In my opening address in Denver, I spoke of the Power of BPD. In this report, I will touch briefly on Building the Power
of the Social Work Profession.
While in Nashville, I attended a meeting of national social work organization leaders. Present were:
Frank Baskind, CSWE (Council on Social Work Education)
Paula Allen-Meares, SSWR (Society for Social Work Research)
Rowena Wilson, GADE (Group for the advancement of Doctoral Educators)
Jean Quamm, NADD (National Association of Deans and Directors)
Ann Nichols-Casebolt, IASWR (Institute for the Advancement of Social Work Research)
Terri Mizrahi, NASW (National Association of Social Workers)
We talked of uniting our organizations in common causes. We all agreed to the urgency of this task. As we spoke, we
realized that splintering of resources and talents was a major and common concern. We recognized that by working together,
our profession gains identity and recognition in a way that individual organizations cannot achieve independent of each other.
We began talking about holding a joint conference in Washington D.C. five years down the road. There was genuine shared
enthusiasm. We agreed to work toward this effort.
In attempts to establish common ground and pool resources, presenters at this joint conference would be encouraged to
team TOGETHER with others from different organizations.
We could stress common themes such as Marketing the Profession and Enhancing the Image of Social Work (BPD has already
taken a leadership role in reaching out to High School and Community College students); Defining the Continuum of social work
education; and Bridging Practice, Education, and Research.
I suggested a theme, perhaps it's an affirmation: "We Take Care of Each Other." By combining our efforts we
all have so much to gain. I also invited the same leaders to a pre-(BPD) conference meeting of the Presidents this fall in
Pittsburgh - more than just an hour or two. The idea was well received. In the interim, I will continue to maintain close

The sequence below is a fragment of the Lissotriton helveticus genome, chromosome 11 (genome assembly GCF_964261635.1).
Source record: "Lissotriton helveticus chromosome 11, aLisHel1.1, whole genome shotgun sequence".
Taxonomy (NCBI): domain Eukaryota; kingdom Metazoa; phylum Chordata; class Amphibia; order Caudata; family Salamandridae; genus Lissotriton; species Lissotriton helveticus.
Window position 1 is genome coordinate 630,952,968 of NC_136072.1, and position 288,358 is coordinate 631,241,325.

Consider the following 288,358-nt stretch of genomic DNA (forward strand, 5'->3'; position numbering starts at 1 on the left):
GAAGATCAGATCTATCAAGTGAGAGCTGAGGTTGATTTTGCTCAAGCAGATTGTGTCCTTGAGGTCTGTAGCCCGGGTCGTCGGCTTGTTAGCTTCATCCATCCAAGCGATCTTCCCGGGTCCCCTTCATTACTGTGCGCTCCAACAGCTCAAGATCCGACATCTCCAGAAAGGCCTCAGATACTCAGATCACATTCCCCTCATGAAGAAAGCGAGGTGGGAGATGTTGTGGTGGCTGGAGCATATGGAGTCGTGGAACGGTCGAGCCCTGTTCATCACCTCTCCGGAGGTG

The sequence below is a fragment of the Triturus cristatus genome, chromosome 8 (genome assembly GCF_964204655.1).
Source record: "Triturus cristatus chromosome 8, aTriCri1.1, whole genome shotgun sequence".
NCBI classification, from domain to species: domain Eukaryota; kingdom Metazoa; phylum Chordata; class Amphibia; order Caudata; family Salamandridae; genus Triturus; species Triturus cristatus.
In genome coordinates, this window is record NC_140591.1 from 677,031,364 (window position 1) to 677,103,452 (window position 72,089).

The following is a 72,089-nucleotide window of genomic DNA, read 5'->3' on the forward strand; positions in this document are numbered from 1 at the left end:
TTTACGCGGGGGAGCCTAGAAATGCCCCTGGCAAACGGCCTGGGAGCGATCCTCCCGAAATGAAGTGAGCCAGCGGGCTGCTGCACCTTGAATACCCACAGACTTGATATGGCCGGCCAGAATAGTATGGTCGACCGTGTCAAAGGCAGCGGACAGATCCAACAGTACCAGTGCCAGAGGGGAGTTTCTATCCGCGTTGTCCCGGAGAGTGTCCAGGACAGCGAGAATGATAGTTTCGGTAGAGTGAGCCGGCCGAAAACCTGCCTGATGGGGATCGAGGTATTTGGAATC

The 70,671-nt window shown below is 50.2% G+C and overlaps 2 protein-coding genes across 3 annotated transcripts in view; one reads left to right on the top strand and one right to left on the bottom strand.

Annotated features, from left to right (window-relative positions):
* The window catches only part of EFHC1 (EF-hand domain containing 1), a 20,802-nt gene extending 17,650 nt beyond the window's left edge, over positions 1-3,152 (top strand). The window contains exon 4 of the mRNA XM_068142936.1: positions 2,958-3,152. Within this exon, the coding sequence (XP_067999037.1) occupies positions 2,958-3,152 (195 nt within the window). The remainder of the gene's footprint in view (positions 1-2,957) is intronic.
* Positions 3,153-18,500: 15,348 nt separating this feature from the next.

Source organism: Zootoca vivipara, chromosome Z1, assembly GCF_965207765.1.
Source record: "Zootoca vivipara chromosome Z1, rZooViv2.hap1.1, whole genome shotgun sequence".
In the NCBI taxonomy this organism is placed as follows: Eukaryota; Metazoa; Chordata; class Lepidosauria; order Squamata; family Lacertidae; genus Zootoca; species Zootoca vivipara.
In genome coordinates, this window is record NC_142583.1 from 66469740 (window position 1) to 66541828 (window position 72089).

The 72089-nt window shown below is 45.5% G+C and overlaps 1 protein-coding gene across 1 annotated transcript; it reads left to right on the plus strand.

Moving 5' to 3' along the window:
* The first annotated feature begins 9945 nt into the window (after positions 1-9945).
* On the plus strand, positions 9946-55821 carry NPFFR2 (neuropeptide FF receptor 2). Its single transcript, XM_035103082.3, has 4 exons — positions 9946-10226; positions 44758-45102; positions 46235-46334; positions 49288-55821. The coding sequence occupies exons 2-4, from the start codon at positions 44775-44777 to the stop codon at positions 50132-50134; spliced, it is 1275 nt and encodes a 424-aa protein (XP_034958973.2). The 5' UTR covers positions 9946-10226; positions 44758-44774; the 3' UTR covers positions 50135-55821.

contact with national social work organization leaders. The time is now! We have a challenge before us; the future of social
work is at stake. We will rise to the occasion. Together, we will build the power of social work.
In a related matter, I, along with other national social work leaders, will be serving on a panel entitled "Licensure
of Educators: Exploring the Issues" at the Association of Social Work Boards Meeting in Milwaukee on April 13th. If
you have any ideas or concerns about the licensure of social work educators at the baccalaureate level, please forward your
comments to me tout de suite.
Switching gears, the Board of Directors will be meeting in Pittsburgh this coming June. The primary agenda item will
be the creation of a new Strategic Plan (i.e., goals and objectives for BPD). I encourage all BPD members to review our current
goals and objectives (go to BPDONLINE.ORG for details and contact information) and let your voices be heard if you desire
changes, modifications, or continuation of our current plan.
BPD membership continues to grow. Thanks to the efforts of our Membership Committee, led by Joel Ambelang, and my graduate
Assistant Wanda Katinszky, membership numbers are substantially ahead of where they were this time last year. As of March
19, 2002, we have the following numbers:
Full Members (may vote; may run for office, if a current director = 243 (49.9%)
Associate Members (may not vote or run for office*) = 242 (49.7%)
Life Time Members = 1 (~.2%)
Emeritus Members = 1 (~.2%)
Total Membership = 487 (100%)
*One (and only one) Associate member may serve on the Board of Directors. Full and Associate members may vote for this
What is happening with the idea of BPDE (Baccalaureate Social Work Program Directors and Educators)? What about changes
in membership criteria member and privileges? These notions are still worthy of discussion and will emerge when the time
is right. Meanwhile, some food for thought: 25% of Full Members (61 out of 243) cannot run since they are not current directors.
This means that under the current by-laws, only 37% of the total membership (182 out of 487) are eligible to run for an elected
position. Is it time for a change?
This report is a modified version of the Presidential Report given at the BPD business Meeting in Nashville, February